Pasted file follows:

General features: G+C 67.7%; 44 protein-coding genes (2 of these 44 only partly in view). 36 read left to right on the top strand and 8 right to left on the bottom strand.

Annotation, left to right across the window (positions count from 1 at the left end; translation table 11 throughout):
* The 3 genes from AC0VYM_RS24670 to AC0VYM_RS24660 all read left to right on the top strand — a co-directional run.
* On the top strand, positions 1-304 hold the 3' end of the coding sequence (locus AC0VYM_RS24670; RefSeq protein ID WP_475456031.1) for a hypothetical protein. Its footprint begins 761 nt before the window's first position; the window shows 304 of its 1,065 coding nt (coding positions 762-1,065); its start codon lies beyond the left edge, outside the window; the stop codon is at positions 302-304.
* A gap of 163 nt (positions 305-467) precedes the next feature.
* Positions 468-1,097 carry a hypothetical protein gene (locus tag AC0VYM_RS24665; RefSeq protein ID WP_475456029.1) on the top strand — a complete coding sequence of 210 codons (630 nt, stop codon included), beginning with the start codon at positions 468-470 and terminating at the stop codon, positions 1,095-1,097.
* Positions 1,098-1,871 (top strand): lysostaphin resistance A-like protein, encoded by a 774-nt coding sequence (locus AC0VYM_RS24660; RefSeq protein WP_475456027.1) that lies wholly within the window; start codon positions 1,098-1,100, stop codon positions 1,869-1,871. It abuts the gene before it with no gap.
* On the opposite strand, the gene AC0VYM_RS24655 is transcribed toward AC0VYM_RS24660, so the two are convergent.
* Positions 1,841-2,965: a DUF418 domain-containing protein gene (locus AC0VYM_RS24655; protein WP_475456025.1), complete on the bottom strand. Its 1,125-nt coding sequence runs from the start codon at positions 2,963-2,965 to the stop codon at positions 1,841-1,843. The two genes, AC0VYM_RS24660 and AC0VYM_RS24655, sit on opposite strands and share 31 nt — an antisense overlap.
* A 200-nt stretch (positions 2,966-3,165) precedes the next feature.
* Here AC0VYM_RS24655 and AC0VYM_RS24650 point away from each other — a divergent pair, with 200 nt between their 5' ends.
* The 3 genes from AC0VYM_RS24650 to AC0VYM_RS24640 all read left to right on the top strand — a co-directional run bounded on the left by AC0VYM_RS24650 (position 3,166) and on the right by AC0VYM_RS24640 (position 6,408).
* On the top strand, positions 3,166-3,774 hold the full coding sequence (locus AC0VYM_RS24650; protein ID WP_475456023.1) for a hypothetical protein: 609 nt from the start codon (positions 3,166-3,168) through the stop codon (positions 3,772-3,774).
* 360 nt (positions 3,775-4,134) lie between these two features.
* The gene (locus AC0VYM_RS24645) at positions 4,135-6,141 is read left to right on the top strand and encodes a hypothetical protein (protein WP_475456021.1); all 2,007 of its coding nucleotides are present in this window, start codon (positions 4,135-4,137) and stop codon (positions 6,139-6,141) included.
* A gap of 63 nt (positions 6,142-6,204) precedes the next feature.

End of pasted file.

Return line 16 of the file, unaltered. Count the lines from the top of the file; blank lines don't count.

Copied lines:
* A gap of 63 nt (positions 6,142-6,204) precedes the next feature.